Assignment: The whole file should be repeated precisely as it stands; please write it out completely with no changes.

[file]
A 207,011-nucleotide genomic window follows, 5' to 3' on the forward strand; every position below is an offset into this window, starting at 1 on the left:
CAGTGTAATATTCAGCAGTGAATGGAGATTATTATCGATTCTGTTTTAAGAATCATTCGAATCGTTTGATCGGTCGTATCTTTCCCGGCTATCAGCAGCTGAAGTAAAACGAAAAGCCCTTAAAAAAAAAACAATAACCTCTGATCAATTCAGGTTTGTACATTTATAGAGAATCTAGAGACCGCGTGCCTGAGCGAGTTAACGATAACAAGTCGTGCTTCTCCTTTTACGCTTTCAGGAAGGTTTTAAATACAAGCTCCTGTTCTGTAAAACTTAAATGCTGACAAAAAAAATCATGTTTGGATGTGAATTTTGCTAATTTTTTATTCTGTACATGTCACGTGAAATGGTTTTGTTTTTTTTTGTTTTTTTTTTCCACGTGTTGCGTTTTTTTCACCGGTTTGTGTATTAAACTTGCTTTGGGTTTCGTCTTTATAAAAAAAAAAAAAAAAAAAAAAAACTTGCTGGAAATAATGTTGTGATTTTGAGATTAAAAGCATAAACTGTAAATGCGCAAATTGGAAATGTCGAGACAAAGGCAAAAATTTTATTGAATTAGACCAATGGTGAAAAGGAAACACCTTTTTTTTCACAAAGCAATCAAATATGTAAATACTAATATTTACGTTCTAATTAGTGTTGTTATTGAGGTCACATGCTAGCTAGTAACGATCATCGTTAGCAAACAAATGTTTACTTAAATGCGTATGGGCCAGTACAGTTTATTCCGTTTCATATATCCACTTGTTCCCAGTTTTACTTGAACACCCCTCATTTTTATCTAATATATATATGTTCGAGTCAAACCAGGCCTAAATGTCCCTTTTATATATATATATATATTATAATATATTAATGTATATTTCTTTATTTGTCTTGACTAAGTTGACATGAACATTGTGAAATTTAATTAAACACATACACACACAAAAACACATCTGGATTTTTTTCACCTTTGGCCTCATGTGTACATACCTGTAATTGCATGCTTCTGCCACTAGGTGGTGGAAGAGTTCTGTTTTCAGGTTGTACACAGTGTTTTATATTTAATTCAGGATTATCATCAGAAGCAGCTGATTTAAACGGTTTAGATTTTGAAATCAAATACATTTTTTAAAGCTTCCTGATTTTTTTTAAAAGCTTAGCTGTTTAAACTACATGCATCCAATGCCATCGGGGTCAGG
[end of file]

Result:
A 207,011-nucleotide genomic window follows, 5' to 3' on the forward strand; every position below is an offset into this window, starting at 1 on the left:
CAGTGTAATATTCAGCAGTGAATGGAGATTATTATCGATTCTGTTTTAAGAATCATTCGAATCGTTTGATCGGTCGTATCTTTCCCGGCTATCAGCAGCTGAAGTAAAACGAAAAGCCCTTAAAAAAAAAACAATAACCTCTGATCAATTCAGGTTTGTACATTTATAGAGAATCTAGAGACCGCGTGCCTGAGCGAGTTAACGATAACAAGTCGTGCTTCTCCTTTTACGCTTTCAGGAAGGTTTTAAATACAAGCTCCTGTTCTGTAAAACTTAAATGCTGACAAAAAAAATCATGTTTGGATGTGAATTTTGCTAATTTTTTATTCTGTACATGTCACGTGAAATGGTTTTGTTTTTTTTTGTTTTTTTTTTCCACGTGTTGCGTTTTTTTCACCGGTTTGTGTATTAAACTTGCTTTGGGTTTCGTCTTTATAAAAAAAAAAAAAAAAAAAAAAAACTTGCTGGAAATAATGTTGTGATTTTGAGATTAAAAGCATAAACTGTAAATGCGCAAATTGGAAATGTCGAGACAAAGGCAAAAATTTTATTGAATTAGACCAATGGTGAAAAGGAAACACCTTTTTTTTCACAAAGCAATCAAATATGTAAATACTAATATTTACGTTCTAATTAGTGTTGTTATTGAGGTCACATGCTAGCTAGTAACGATCATCGTTAGCAAACAAATGTTTACTTAAATGCGTATGGGCCAGTACAGTTTATTCCGTTTCATATATCCACTTGTTCCCAGTTTTACTTGAACACCCCTCATTTTTATCTAATATATATATGTTCGAGTCAAACCAGGCCTAAATGTCCCTTTTATATATATATATATATTATAATATATTAATGTATATTTCTTTATTTGTCTTGACTAAGTTGACATGAACATTGTGAAATTTAATTAAACACATACACACACAAAAACACATCTGGATTTTTTTCACCTTTGGCCTCATGTGTACATACCTGTAATTGCATGCTTCTGCCACTAGGTGGTGGAAGAGTTCTGTTTTCAGGTTGTACACAGTGTTTTATATTTAATTCAGGATTATCATCAGAAGCAGCTGATTTAAACGGTTTAGATTTTGAAATCAAATACATTTTTTAAAGCTTCCTGATTTTTTTTAAAAGCTTAGCTGTTTAAACTACATGCATCCAATGCCATCGGGGTCAGG